Implementation That Tells All Points Wireless: 'Let's All Get Along' : Page 2
Severely limited in their local storage capacity, and often running operating systems that don't mesh neatly with client/server apps, mobile wireless devices are a blessing for traveling workers but a nuisance for developers.
by Anne Zieger
Jul 12, 2002
Page 2 of 3
Wireless P2P Development Options
As the peer-to-peer market has matured, a growing number of companies have rolled out products that lay the groundwork for
wireless P2P development, including the following:
Beverly, MA-based P2P collaboration vendor Groove Networks
has created an enterprise collaboration platform which can be used to connect peer groups on the fly using its own set of
protocols. Both the client and server pieces of the Groove application sit on the user PC, but Groove peer groups can include
network-connected mobile devices.
Irvine, CA-based P2P collaboration software vendor Endeavors
Technology has developed a P2P collaboration platform, Magi, which relies on Internet-standard protocols such as http for
data serving and SSL for security. Through Endeavors' use of WebDAV, users can read and write to remote documents stored on
other users' computers. The Magi Embedded product can run within a WinCE operating system, turning a Compaq iPAQ PocketPC and
an HP Journada into web servers.
BadBlue from Atlanta, GA-based Working Resources Inc. includes a
tiny but fully functional web server known as zShare which can be used for app serving, P2P file sharing, and data
transcoding. zShare allows networked users to work concurrently on ODBC-compliant documents, notably Word docs and Excel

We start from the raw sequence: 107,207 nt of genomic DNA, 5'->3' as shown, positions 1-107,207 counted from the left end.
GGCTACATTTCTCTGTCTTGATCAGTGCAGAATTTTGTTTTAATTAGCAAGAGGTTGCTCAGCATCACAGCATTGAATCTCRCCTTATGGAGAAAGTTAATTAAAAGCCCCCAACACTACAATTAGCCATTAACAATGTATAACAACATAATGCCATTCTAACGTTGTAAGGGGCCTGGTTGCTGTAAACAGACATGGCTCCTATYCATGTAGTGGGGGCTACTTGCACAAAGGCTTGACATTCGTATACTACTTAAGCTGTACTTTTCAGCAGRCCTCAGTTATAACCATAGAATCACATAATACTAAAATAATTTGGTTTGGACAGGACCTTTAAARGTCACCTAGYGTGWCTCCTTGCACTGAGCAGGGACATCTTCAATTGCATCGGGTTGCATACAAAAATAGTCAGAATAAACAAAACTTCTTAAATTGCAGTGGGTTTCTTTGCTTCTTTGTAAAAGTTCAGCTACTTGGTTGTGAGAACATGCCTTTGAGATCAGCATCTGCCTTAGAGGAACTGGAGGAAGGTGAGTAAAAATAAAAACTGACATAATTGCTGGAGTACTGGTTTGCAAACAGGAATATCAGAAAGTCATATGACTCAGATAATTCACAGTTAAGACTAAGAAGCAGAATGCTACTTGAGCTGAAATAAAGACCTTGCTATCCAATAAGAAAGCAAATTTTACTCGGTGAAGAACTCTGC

San Francisco-based Ellipsus Systems has released a mobile application server suite based on peer-to-peer architecture.
The suite, infiniteMASS, is designed to deliver data and applications based on dynamic characteristics of end devices, such
as device type, user profile, and location.
Ventrada Systems of Ottawa, Canada has developed P2P software which allows mobile users to access and manage files,
documents, and data from any Internet-enabled device.
The IBM WebSphere Transcoding Publisher can help you extend the reach of your data and applications across various
business systems to an ever-expanding number of pervasive devices.
Further down the road, open source wireless P2P development tools will also be readily available. Sun Microsystems, for
example, is working on Project JXTA, which is aimed at creating a
core services layer that they'd like to see adopted by all P2P developers. Sometime in the next few months, Sun plans to
release its JXME standard. JXME is a version of the JXTA protocol aimed at the mobile information devices platform contained
within the Java 2 Platform Micro Edition.